Retired racing greyhounds or 40-mph couch potatoes, as they are fondly called, make wonderful pets. If you have recently adopted one, congratulations on the new addition to your family!
The first thing you probably noticed about your new pet is that how underweight it seems. Unfortunately, retired greyhounds are not given proper nutrition as their more active and younger racing cousins so these retired fellows rely solely on their new foster families to nurse them back to their old, healthy selves. Here are ways to help yours out.
- Vet visits. The first thing you need to do after adopting your greyhound is to have a veterinarian examine him to rule out any diseases he may have. The doctor will also help you determine its ideal weight and teach you ways on how to help him gain it back. Ask your doctor what dog food he needs to be fed. You need to make sure that he gets all the nutrition he needs to make him healthier. Although he can gain weight from eating just about any type of dog food, it is your responsibility to make sure that he does so in a healthy way.
- Shop for food. You need not spend more for your greyhound’s food. Any type of dog food will do as long as they are of high quality. Most retired greyhound owners suggest dry food over soft or canned variety. Aside from health reasons, dry food helps your dog to keep its teeth in a good condition as the soft diet it has gotten used to during his racing career has made them bad. Your dog’s digestive system is also another thing you should consider because some dogs have digestive systems that are more sensitive than others. Buy foods that are high in fiber but low in fat. If your dog is a bit old, these foods will work well with him too. You can also shop for dog treats because greyhounds absolutely love them. Just make sure they are of nutritious quality too.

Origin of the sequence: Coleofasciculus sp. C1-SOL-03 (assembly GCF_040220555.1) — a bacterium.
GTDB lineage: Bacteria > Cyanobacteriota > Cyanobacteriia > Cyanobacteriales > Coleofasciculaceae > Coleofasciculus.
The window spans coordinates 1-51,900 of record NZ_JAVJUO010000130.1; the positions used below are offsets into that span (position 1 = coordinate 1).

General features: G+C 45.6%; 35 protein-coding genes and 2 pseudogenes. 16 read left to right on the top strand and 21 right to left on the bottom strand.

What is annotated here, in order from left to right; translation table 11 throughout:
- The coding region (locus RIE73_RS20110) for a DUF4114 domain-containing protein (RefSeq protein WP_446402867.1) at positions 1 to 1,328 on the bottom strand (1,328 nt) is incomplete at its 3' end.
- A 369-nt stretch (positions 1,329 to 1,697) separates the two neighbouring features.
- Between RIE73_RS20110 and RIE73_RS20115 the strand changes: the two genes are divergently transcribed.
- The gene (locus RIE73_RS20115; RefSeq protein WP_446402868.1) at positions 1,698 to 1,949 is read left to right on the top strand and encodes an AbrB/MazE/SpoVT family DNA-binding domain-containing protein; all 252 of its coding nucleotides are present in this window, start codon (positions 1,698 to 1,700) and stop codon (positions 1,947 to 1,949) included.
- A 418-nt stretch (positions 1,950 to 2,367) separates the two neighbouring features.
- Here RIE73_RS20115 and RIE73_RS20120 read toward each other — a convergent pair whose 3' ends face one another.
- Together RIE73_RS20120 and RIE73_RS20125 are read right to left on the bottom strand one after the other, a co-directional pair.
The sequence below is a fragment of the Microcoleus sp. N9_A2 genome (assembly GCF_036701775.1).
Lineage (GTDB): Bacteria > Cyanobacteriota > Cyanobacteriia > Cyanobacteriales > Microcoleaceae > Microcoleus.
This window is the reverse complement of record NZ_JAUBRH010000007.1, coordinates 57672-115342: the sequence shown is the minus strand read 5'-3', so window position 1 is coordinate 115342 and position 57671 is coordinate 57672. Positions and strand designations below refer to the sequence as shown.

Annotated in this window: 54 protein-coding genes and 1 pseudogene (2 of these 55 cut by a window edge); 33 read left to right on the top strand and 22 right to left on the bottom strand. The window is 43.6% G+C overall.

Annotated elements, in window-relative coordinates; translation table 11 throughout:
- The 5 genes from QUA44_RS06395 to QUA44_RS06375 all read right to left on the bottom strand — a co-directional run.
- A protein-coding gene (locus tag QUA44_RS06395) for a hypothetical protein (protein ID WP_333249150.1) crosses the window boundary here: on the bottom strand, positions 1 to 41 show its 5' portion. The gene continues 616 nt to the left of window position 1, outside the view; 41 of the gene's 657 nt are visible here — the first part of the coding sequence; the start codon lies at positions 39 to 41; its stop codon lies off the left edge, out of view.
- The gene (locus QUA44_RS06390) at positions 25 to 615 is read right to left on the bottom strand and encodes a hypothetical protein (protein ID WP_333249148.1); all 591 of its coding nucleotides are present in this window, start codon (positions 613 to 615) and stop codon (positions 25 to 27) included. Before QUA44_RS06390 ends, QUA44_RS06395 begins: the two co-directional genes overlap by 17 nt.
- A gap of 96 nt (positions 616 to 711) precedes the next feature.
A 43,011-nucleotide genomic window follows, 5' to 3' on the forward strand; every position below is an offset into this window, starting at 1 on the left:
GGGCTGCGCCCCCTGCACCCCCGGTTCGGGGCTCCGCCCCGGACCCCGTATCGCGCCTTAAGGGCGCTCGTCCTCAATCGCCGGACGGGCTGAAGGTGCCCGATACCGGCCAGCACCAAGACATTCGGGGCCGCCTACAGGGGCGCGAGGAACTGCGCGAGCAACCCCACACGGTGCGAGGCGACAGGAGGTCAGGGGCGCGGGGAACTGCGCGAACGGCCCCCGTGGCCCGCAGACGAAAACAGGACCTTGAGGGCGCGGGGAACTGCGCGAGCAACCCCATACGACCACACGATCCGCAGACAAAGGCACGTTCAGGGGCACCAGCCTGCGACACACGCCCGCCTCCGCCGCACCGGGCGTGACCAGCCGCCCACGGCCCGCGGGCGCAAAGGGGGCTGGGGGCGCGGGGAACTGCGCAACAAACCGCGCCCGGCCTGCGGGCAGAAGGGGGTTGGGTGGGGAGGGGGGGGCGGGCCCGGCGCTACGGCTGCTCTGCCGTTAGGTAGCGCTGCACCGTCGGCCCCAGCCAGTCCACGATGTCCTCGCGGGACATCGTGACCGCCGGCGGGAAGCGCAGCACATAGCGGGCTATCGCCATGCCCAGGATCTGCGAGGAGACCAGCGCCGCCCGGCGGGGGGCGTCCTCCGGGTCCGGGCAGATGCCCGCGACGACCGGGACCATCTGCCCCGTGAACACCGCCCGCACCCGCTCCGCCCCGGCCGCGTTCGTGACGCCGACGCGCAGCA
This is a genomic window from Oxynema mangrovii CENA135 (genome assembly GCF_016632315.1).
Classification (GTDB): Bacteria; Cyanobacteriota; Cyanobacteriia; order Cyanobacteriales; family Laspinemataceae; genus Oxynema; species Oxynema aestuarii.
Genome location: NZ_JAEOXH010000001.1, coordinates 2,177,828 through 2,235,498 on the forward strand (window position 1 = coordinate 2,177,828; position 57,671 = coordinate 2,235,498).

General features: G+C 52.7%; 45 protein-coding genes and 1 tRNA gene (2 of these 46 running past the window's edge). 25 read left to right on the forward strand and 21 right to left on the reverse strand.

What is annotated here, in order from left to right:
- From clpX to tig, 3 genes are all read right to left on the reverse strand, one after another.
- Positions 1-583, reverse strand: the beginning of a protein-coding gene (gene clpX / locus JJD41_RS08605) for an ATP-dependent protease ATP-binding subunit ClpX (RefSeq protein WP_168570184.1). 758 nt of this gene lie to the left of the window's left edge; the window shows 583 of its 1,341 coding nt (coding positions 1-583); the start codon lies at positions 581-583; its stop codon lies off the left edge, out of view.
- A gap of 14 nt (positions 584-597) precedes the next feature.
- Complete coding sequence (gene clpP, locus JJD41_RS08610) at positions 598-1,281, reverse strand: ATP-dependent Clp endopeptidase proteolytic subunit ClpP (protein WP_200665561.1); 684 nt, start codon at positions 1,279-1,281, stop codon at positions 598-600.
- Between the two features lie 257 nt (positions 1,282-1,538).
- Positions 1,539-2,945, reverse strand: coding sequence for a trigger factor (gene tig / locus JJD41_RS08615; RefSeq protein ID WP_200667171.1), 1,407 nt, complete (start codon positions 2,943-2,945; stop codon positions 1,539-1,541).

- Feeding time. Now that you have everything ready, you can now begin feeding your dog. Most retired greyhounds need to gain 3-5 pounds to achieve an ideal weight for pets. Help your dog gain weight gradually. Your dog needs to adjust to his new life as a pet so don’t stress him by hurrying the process. Since your greyhound has been used to a scheduled life in the race tracks, it will be good for him if you establish a schedule for feeding and exercise. Feed your dog twice a day. The sudden change in food may cause diarrhea so make sure you introduce his new food gradually to avoid it. Start by mixing his old food with the new one and gradually decrease the proportions of his old food in the days to come. Continue doing so until the new food is wholly incorporated to your dog’s diet. Give your dog an equivalent of 8 cups of dry food a day for the first few weeks or months. Continue giving him this amount of food until he reaches his ideal weight. You can usually determine it by checking to see if his hip bones are still visible. Once it is covered, you can now decrease feeding to just 4-6 cups to maintain your dog’s weight.
Caring for retired greyhounds is a good activity for the whole family. Just avoid over-feeding your dog to keep him well. Remember, a healthy dog is a happy dog so do your part to make sure he stays that way!